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Publication numberUS4012300 A
Publication typeGrant
Application numberUS 05/550,577
Publication dateMar 15, 1977
Filing dateFeb 18, 1975
Priority dateFeb 22, 1974
Also published asCA1037900A1, DE2507427A1
Publication number05550577, 550577, US 4012300 A, US 4012300A, US-A-4012300, US4012300 A, US4012300A
InventorsRobert John Caveney
Original AssigneeRobert John Caveney
Export CitationBiBTeX, EndNote, RefMan
External Links: USPTO, USPTO Assignment, Espacenet
Method of altering the friability of abrasive particles
US 4012300 A
Abstract
The invention provides a method of altering the friability of abrasive particles particularly diamond and cubic boron nitride particles, by subjecting the particles to selected irradiation capable of producing internal defects in the particles. The irradiation is preferably a neutron flux.
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Claims(5)
I claim:
1. A method of decreasing the friability of diamond particles selected from SD, MD and RD diamond particles including the step of subjecting the particles to an irradiation capable of causing internal defects in the particles and consisting of an integrated flux of particles in the range 1017 to 1020 particles/cm2 or gamma irradiation.
2. A method of claim 1 wherein the irradiation is an integrated flux of particles of 1018 particles/cm2.
3. A method of claim 2 wherein the irradiation is an integrated flux of neutrons.
4. A method of claim 1 wherein the irradiation is an integrated flux of neutrons.
5. A method of claim 4 wherein the diamond particles are natural diamond particles.
Description

This invention relates to abrasive particles, particularly diamond particles.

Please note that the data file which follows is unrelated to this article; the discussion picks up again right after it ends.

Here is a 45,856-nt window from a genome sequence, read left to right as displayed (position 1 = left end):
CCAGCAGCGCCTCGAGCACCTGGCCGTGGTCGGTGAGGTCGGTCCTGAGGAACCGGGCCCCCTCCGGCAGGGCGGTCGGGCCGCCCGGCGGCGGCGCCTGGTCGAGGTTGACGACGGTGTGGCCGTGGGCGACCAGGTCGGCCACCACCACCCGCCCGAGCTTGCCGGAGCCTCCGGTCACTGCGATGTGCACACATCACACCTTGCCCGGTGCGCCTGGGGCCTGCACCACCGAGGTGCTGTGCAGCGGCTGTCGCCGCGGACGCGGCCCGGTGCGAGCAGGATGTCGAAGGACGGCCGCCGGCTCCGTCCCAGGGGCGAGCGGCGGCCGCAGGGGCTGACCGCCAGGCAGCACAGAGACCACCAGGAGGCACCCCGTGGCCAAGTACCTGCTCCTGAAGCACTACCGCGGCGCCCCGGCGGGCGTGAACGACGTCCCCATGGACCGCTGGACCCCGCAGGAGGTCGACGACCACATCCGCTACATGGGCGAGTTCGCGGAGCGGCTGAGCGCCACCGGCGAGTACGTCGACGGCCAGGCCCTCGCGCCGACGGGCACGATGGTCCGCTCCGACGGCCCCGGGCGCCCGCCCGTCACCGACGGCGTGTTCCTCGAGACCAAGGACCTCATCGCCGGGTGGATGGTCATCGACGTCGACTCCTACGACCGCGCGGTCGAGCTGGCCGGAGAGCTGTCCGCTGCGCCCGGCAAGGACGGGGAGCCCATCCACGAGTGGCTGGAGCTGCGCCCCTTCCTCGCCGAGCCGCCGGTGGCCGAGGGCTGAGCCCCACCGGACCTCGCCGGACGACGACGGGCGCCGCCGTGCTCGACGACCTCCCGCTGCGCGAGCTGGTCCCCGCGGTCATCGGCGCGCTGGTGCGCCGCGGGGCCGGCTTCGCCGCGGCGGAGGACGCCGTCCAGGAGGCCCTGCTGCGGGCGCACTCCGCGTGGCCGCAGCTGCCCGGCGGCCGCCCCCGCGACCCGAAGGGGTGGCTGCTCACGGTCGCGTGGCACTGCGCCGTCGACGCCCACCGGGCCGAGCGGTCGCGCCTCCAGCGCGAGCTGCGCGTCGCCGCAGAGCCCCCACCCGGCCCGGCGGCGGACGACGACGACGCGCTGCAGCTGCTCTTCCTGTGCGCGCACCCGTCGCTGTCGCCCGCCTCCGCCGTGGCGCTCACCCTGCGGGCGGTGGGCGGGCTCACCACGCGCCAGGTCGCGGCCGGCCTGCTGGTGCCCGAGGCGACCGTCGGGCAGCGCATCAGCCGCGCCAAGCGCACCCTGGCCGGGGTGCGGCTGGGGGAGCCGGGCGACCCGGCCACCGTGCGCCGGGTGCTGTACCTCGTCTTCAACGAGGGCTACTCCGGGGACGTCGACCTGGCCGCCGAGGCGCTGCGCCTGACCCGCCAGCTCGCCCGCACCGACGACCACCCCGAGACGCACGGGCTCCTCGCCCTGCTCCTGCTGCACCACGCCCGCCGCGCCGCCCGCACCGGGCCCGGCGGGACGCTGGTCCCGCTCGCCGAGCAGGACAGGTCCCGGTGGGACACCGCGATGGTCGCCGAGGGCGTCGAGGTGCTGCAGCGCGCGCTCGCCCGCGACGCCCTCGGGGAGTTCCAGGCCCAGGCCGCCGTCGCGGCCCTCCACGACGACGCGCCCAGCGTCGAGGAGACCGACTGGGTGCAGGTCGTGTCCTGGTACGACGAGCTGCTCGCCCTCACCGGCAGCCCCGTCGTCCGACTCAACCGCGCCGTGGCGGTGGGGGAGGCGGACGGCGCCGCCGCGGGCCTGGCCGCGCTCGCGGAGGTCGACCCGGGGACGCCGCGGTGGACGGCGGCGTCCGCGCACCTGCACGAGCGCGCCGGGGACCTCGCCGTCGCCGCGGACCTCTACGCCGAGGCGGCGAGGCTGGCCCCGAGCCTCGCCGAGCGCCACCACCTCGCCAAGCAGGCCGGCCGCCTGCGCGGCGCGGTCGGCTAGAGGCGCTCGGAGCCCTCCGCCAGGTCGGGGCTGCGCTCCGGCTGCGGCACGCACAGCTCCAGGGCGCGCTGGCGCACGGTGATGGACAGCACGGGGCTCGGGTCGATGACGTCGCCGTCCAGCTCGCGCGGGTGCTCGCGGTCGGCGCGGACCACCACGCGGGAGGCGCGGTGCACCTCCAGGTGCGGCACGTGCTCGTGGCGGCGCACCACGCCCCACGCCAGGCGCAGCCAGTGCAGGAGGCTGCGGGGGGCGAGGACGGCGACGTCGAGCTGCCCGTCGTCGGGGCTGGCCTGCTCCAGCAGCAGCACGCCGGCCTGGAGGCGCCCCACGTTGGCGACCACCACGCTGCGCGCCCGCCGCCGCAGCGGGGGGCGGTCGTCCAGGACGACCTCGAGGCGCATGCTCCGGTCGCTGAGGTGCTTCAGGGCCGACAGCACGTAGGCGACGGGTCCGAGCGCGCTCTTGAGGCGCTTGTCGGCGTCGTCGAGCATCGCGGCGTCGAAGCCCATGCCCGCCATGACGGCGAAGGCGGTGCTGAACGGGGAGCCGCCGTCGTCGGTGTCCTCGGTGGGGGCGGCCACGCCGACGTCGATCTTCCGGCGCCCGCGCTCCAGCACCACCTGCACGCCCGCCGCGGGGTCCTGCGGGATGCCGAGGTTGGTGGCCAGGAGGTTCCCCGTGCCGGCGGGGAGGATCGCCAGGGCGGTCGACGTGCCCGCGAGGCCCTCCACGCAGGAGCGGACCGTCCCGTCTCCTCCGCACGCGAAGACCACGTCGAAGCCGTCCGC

According to the invention, there is provided a method of altering the friability of an abrasive particle including the steps of selecting an irradiation capable of causing internal defects in the particle and subjecting the particle to that irradiation to an extent sufficient to cause a desired alteration in the friability of the particle.

Obviously, the particle should as far as possible be substantially free of inclusions which, when subjected to the irradiation, will become radioactive for a period, e.g. weeks, which render the particle unsuitable for commercial applications. For this reason, if the abrasive particle is diamond, natural diamond is preferred.

The irradiation of the abrasive particle causes internal defects or interstitials and vacancies or agglomerates thereof to be produced in the particle so altering its friability. The friability of abrasive particles can be measured by the commercially available Friatest method. In this test, a sample of the abrasive particles of particular particle size is placed in a capsule with a hard steel ball and shaken for a predetermined period of time. The abrasive particles are then removed from the capsule and screened through the next smaller screen size than was used as the smaller of the two screens used for determining the screen size of the original particles. The amount retained on the screen divided by the weight of the original sample gives a value R. The friability or Friatest Index (F.T.I.) of the particle may then be calculated from the following formula: ##EQU1## where t is the time of shaking in the capsule. The higher the F.T.I. the less friable the particle and hence the higher its impact resistance.

Apparatus for performing the Friatest is available from De Beers Industrial Diamond (Ireland) Limited, Shannon Airport, Ireland.

The irradiation may be a flux of particles such as protons or neutrons or may be gamma irradiation. The irradiation is preferably a flux of neutrons. When a flux of particles is used, the integrated flux is preferably from 1017 to 1020, more preferably 1018, particles/cm2. The source of irradiation may be any known in the art.

The invention finds particular application with diamond and cubic boron nitride and more particularly, with diamond of the MD or SD type or tool stone diamonds, which hereinafter will be included in the term "SD type". MD (or metal bond) and SD (or saw) type diamonds are commercially available and are generally of blocky shape and high impact resistance, i.e. low friability. They are readily distinguishable from another type of commercially available diamond, RD or resin bond diamond, which are friable and irregular in shape. Diamond of the various types are distinguishable visually by means of a microscope and by their Friatest indices.

MD particles are used in abrasive tools such as metal bond grinding wheels and electroplated tools whereas SD particles are used in saws, drill bits and so on. RD particles are most generally employed in resin bond grinding wheels.